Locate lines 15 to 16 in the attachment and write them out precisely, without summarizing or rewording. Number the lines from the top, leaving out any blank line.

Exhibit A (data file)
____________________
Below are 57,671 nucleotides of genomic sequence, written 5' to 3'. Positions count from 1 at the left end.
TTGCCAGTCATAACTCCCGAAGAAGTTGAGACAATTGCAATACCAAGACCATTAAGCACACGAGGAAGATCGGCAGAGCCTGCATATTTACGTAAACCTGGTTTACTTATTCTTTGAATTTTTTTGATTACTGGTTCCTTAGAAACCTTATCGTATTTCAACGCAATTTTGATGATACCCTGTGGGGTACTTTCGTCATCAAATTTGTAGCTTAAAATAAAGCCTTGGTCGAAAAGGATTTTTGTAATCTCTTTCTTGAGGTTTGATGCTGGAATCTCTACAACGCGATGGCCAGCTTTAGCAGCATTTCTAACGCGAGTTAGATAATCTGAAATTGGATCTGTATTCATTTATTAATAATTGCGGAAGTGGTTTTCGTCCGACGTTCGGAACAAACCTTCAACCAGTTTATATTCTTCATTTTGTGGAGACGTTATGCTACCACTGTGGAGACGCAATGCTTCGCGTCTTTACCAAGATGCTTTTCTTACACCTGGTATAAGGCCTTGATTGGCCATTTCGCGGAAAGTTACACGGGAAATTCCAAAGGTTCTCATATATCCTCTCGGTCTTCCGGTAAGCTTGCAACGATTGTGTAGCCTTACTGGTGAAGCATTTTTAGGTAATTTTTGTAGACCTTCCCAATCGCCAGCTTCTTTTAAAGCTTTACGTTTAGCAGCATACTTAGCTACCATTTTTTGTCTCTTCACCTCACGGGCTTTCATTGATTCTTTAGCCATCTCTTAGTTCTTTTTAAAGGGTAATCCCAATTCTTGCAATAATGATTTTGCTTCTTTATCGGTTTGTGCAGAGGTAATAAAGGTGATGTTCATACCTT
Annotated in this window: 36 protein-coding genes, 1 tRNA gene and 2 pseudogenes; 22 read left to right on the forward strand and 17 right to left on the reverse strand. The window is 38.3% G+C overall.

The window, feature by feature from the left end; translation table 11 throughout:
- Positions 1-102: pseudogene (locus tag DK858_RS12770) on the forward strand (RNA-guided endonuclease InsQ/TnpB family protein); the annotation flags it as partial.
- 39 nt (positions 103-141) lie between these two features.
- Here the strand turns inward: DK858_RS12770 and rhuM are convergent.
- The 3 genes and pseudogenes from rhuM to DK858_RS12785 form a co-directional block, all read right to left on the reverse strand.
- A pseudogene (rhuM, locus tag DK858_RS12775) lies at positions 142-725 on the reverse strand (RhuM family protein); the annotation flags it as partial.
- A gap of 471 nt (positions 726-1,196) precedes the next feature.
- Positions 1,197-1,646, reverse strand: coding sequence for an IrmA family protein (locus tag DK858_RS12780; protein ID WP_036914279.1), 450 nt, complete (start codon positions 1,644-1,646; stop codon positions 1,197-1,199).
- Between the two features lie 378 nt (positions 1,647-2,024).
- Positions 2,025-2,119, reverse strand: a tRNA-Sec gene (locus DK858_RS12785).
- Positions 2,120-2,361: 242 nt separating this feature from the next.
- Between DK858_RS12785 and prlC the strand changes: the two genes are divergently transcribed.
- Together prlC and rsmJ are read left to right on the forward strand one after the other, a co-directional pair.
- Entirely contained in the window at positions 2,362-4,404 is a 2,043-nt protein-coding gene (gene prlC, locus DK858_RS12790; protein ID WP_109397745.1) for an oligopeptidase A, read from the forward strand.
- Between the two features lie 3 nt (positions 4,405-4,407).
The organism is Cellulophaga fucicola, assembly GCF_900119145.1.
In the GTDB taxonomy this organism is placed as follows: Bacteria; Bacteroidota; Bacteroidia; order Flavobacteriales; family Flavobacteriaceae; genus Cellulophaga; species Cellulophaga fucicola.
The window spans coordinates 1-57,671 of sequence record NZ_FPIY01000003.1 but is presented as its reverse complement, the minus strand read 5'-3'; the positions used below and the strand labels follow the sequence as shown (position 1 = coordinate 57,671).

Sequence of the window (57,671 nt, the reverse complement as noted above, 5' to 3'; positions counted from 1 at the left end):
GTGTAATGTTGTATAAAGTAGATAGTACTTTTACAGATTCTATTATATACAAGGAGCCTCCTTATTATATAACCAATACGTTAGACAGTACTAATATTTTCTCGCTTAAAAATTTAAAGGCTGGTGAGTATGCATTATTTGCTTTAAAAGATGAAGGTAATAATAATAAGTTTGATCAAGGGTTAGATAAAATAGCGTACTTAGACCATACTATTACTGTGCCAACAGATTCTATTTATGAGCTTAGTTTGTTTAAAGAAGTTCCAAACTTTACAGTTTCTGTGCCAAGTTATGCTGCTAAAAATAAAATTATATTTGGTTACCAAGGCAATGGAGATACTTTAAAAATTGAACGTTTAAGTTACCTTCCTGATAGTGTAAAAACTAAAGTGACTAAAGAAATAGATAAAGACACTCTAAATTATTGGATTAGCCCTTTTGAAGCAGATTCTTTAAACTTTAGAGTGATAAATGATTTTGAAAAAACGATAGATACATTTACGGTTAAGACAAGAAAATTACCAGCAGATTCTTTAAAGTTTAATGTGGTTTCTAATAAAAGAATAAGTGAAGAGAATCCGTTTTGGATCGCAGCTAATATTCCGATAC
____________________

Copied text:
- Between DK858_RS12785 and prlC the strand changes: the two genes are divergently transcribed.
- Together prlC and rsmJ are read left to right on the forward strand one after the other, a co-directional pair.